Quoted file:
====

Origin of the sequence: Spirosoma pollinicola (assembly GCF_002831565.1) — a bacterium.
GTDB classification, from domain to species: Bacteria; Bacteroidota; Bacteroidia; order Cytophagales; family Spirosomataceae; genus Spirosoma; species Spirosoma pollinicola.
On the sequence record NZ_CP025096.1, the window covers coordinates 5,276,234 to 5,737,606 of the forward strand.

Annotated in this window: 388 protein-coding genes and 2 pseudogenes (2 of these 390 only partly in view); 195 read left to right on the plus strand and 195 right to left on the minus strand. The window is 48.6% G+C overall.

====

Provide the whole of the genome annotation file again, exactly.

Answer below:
Origin of the sequence: Spirosoma pollinicola (assembly GCF_002831565.1) — a bacterium.
GTDB classification, from domain to species: Bacteria; Bacteroidota; Bacteroidia; order Cytophagales; family Spirosomataceae; genus Spirosoma; species Spirosoma pollinicola.
On the sequence record NZ_CP025096.1, the window covers coordinates 5,276,234 to 5,737,606 of the forward strand.

Annotated in this window: 388 protein-coding genes and 2 pseudogenes (2 of these 390 only partly in view); 195 read left to right on the plus strand and 195 right to left on the minus strand. The window is 48.6% G+C overall.